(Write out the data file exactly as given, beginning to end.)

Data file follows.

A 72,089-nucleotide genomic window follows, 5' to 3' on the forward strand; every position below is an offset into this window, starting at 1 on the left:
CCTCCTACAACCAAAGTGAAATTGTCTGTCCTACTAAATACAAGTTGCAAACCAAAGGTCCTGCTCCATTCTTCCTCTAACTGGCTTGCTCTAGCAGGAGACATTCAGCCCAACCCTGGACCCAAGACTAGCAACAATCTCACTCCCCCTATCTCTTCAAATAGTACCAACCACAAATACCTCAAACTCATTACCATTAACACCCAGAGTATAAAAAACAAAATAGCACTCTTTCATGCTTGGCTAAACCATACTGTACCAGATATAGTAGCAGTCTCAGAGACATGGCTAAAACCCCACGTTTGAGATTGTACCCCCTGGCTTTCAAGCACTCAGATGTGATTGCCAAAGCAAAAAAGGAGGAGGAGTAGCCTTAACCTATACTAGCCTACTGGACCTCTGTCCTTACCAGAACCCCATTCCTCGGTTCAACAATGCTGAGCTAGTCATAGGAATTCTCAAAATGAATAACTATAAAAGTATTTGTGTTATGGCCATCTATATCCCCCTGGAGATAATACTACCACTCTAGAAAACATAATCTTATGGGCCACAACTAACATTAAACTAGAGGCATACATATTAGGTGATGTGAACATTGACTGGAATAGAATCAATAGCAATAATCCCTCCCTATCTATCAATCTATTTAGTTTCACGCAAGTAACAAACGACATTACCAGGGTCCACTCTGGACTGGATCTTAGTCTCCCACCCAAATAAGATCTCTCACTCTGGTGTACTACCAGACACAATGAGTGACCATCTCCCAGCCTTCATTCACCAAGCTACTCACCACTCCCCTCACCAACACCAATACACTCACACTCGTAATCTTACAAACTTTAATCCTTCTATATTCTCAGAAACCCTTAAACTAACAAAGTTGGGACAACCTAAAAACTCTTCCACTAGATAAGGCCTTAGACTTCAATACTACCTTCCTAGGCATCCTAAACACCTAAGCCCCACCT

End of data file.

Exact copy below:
A 72,089-nucleotide genomic window follows, 5' to 3' on the forward strand; every position below is an offset into this window, starting at 1 on the left:
CCTCCTACAACCAAAGTGAAATTGTCTGTCCTACTAAATACAAGTTGCAAACCAAAGGTCCTGCTCCATTCTTCCTCTAACTGGCTTGCTCTAGCAGGAGACATTCAGCCCAACCCTGGACCCAAGACTAGCAACAATCTCACTCCCCCTATCTCTTCAAATAGTACCAACCACAAATACCTCAAACTCATTACCATTAACACCCAGAGTATAAAAAACAAAATAGCACTCTTTCATGCTTGGCTAAACCATACTGTACCAGATATAGTAGCAGTCTCAGAGACATGGCTAAAACCCCACGTTTGAGATTGTACCCCCTGGCTTTCAAGCACTCAGATGTGATTGCCAAAGCAAAAAAGGAGGAGGAGTAGCCTTAACCTATACTAGCCTACTGGACCTCTGTCCTTACCAGAACCCCATTCCTCGGTTCAACAATGCTGAGCTAGTCATAGGAATTCTCAAAATGAATAACTATAAAAGTATTTGTGTTATGGCCATCTATATCCCCCTGGAGATAATACTACCACTCTAGAAAACATAATCTTATGGGCCACAACTAACATTAAACTAGAGGCATACATATTAGGTGATGTGAACATTGACTGGAATAGAATCAATAGCAATAATCCCTCCCTATCTATCAATCTATTTAGTTTCACGCAAGTAACAAACGACATTACCAGGGTCCACTCTGGACTGGATCTTAGTCTCCCACCCAAATAAGATCTCTCACTCTGGTGTACTACCAGACACAATGAGTGACCATCTCCCAGCCTTCATTCACCAAGCTACTCACCACTCCCCTCACCAACACCAATACACTCACACTCGTAATCTTACAAACTTTAATCCTTCTATATTCTCAGAAACCCTTAAACTAACAAAGTTGGGACAACCTAAAAACTCTTCCACTAGATAAGGCCTTAGACTTCAATACTACCTTCCTAGGCATCCTAAACACCTAAGCCCCACCT